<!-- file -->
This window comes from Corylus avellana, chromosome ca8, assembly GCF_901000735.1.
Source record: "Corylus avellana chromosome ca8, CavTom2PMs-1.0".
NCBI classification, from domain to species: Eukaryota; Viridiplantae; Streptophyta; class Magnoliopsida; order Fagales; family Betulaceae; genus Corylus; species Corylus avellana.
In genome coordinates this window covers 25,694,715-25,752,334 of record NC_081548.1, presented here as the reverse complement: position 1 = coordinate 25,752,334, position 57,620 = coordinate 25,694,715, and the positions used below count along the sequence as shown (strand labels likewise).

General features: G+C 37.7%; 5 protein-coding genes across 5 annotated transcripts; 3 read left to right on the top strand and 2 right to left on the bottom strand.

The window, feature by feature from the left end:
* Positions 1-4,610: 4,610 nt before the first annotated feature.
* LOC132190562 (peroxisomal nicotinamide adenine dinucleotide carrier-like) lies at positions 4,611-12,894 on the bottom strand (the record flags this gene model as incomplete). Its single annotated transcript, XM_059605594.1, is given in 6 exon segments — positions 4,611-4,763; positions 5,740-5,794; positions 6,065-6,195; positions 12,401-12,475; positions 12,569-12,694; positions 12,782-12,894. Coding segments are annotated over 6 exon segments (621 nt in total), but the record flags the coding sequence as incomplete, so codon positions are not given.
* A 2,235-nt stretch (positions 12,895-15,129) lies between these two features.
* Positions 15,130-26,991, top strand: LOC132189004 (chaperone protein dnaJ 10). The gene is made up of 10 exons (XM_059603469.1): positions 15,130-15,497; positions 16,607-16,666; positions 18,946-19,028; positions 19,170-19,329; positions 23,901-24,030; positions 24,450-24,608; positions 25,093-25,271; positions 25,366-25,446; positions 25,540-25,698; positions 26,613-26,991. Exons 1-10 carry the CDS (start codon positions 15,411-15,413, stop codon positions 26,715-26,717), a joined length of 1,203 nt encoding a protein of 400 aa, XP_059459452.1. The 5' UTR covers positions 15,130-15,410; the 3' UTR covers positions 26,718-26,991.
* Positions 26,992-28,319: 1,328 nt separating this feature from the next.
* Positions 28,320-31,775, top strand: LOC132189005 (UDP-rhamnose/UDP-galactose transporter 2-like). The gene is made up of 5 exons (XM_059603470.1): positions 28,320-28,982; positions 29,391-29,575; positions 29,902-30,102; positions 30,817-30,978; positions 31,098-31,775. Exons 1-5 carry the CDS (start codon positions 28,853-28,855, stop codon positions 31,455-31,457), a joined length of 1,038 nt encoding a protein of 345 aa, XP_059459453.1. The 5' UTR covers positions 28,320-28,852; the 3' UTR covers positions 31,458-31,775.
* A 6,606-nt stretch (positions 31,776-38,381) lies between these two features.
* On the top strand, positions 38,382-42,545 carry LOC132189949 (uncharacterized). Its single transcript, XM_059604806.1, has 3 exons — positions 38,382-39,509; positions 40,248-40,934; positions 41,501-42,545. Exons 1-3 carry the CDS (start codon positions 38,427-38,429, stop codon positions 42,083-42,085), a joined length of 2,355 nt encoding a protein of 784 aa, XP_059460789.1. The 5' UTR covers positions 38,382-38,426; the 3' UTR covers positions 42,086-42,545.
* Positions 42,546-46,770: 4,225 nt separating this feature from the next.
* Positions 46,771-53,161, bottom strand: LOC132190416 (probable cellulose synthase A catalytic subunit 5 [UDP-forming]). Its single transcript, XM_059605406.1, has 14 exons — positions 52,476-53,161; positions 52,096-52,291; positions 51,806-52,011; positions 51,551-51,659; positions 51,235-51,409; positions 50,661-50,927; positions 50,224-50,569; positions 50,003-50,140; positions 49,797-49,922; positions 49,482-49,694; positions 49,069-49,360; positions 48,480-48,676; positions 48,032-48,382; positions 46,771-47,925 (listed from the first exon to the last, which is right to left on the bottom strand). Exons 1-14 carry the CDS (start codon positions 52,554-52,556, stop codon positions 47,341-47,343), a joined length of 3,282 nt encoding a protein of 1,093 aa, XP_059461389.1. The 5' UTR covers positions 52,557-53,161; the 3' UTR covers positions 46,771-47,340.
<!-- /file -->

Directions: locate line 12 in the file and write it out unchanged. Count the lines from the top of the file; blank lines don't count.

* Positions 28,320-31,775, top strand: LOC132189005 (UDP-rhamnose/UDP-galactose transporter 2-like). The gene is made up of 5 exons (XM_059603470.1): positions 28,320-28,982; positions 29,391-29,575; positions 29,902-30,102; positions 30,817-30,978; positions 31,098-31,775. Exons 1-5 carry the CDS (start codon positions 28,853-28,855, stop codon positions 31,455-31,457), a joined length of 1,038 nt encoding a protein of 345 aa, XP_059459453.1. The 5' UTR covers positions 28,320-28,852; the 3' UTR covers positions 31,458-31,775.